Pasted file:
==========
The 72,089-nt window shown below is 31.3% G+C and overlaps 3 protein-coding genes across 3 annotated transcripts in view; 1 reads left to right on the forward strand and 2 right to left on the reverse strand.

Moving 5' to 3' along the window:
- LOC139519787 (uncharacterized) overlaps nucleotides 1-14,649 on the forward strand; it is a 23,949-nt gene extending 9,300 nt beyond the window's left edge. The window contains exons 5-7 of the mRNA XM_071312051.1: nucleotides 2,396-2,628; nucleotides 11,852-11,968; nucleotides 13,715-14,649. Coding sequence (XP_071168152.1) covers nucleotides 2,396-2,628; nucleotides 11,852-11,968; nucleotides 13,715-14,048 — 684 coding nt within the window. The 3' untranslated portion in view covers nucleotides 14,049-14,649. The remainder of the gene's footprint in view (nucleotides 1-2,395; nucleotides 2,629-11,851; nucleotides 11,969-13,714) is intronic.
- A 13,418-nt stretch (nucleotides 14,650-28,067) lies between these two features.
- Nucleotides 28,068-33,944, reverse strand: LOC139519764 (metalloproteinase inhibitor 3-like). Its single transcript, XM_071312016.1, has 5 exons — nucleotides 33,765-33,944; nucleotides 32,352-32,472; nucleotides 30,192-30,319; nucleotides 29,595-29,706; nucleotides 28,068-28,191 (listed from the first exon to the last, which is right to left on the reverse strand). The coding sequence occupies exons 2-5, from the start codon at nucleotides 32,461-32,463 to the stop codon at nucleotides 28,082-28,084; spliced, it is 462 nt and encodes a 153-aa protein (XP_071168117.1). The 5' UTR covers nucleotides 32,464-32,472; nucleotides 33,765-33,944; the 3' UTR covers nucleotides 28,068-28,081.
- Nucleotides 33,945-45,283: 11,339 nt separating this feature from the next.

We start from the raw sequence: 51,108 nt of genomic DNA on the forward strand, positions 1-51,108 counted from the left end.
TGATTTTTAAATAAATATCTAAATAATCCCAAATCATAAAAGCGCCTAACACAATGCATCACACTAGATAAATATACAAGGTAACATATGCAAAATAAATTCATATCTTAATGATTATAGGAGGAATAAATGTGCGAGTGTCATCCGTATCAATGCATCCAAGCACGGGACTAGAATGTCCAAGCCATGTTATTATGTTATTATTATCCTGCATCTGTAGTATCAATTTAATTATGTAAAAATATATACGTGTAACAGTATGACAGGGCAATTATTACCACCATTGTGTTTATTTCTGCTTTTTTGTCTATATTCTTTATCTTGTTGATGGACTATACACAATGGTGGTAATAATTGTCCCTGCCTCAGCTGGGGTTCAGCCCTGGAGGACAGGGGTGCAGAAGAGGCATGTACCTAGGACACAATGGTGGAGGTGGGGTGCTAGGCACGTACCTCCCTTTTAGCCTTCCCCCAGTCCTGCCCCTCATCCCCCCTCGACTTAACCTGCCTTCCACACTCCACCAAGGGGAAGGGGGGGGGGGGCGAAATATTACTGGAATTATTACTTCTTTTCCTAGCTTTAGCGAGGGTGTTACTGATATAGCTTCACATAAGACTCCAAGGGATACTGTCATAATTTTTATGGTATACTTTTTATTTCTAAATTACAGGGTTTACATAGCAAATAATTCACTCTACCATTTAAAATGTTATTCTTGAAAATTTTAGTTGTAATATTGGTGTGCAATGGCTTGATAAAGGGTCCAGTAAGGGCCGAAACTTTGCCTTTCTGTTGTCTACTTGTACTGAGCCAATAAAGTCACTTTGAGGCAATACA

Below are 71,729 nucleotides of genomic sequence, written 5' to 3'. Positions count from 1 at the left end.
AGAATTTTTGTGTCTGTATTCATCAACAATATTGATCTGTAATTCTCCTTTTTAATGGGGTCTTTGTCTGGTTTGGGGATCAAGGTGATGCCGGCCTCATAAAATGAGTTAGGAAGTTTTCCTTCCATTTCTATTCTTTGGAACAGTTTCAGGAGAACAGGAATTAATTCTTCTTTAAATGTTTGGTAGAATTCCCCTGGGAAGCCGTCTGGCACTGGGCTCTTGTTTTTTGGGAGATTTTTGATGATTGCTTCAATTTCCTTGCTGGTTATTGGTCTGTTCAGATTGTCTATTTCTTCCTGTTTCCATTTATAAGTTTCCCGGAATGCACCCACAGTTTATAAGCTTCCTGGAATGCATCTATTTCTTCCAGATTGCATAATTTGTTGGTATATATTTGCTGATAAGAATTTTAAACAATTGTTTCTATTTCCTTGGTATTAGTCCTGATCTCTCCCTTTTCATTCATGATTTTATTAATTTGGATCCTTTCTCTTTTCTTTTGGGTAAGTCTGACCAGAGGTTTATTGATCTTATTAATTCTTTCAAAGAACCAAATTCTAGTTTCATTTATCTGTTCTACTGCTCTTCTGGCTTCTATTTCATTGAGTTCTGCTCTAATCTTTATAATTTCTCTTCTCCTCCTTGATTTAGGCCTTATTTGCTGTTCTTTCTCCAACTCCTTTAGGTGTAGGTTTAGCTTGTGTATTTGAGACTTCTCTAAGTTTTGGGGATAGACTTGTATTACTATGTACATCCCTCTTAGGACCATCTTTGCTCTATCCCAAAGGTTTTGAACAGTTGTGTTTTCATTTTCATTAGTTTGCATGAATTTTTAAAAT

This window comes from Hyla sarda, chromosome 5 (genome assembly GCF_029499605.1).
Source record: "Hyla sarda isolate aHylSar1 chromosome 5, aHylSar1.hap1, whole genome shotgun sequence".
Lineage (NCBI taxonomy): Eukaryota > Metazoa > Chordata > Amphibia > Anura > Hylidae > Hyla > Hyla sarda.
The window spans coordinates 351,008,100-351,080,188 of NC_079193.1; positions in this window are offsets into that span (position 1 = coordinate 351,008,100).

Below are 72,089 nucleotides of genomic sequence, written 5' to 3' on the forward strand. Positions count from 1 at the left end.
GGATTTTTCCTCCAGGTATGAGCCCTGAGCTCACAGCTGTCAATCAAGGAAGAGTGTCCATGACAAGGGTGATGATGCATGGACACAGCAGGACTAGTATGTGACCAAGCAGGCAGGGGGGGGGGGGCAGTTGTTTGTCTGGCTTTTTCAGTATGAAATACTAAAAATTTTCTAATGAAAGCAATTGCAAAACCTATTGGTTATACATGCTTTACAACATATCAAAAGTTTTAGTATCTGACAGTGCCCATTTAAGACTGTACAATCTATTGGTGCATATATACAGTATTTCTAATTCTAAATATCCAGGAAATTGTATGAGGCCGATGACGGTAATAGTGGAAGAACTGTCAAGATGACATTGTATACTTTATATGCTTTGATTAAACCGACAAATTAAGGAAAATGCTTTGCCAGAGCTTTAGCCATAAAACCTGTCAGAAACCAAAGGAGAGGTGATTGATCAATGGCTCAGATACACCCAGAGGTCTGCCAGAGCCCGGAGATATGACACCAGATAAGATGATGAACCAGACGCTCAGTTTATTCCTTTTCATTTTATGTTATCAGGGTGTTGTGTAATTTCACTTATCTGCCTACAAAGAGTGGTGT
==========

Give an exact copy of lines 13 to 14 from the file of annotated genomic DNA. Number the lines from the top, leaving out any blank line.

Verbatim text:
Lineage (NCBI taxonomy): Eukaryota > Metazoa > Chordata > Amphibia > Anura > Hylidae > Hyla > Hyla sarda.
The window spans coordinates 351,008,100-351,080,188 of NC_079193.1; positions in this window are offsets into that span (position 1 = coordinate 351,008,100).